Java and JavaBeans alone, lack the key technologies for Enterprise class applications.Notably, transactional services, security interfaces and a mechanism to locate objectsthat are resident outside of the JVM and local machine. These and a number of otherfunctions are being added to server side applications as Enterprise JavaBeans.

Enterprise JavaBeans or EJBs, provide a common set of runtime services for Java andJavaBean based applications such as transactions, name, directory, security, a managementAPI and more.

The EJB standard defines a container in which beans are run and from which theseEnterprise services can be accessed. The implementation of Enterprise JavaBeans can becomplex and needs to be matched to the requirements of the application. A number ofscenarios can be imagined, a lightweight Web application, transactional Java,component-based business objects, etc.

While Java is delivering significant new technology, and the list grows longer by theweek, Java consists only of a set of interfaces that mix access to the system, data andbusiness logic.

Component Broker for S/390

Component Broker initially bears many similarities to Java; it is a technology forbuilding portable component-based applications. In fact, Component Broker for OS/390 ismuch more than that. It is a robust and integrated object-oriented application developmentand execution environment, specifically targeted to the needs of object-orientedprogrammers responsible for building business-critical, enterprise-class, distributed,transactional application solutions.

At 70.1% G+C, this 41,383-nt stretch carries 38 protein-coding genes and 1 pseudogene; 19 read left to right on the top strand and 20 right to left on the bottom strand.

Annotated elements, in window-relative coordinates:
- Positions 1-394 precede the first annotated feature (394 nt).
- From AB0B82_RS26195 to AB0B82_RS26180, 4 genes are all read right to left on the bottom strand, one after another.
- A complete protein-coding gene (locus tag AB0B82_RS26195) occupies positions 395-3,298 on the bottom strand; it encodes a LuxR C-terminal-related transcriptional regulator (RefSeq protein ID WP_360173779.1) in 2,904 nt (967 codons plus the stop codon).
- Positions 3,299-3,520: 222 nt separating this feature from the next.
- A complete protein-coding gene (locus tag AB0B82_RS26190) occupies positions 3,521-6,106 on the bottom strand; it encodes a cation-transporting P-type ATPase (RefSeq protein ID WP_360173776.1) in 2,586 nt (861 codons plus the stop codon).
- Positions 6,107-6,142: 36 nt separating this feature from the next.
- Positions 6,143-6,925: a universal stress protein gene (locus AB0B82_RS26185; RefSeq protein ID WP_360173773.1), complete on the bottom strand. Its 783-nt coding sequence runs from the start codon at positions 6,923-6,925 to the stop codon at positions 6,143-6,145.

At its core, Component Broker is an object manager that turns OS/390 into ahigh-performance object server. It has an architecture that defines an object-orientedprogramming model, an extensible framework to support the rich composition of businessobjects from new or existing sources of data and an integrated set of enterprise-readyobject services. These three aspects of the architecture are complemented by an integratedset of application development and assembly tools.

Along with the new architectured programming model, Component Broker applications canexploit the high availability, scalability and security of S/390 and Parallel Sysplexclustering technology. Transactional support is provided for both OS/390 based componentsthrough the Component Broker use of the OS/390 Resource Recovery Services (RRS,) and fordistributed components through an implementation of the CORBA Object Transaction Services(OTS). All of this is provided by deep system integration of Component Broker and OS/390.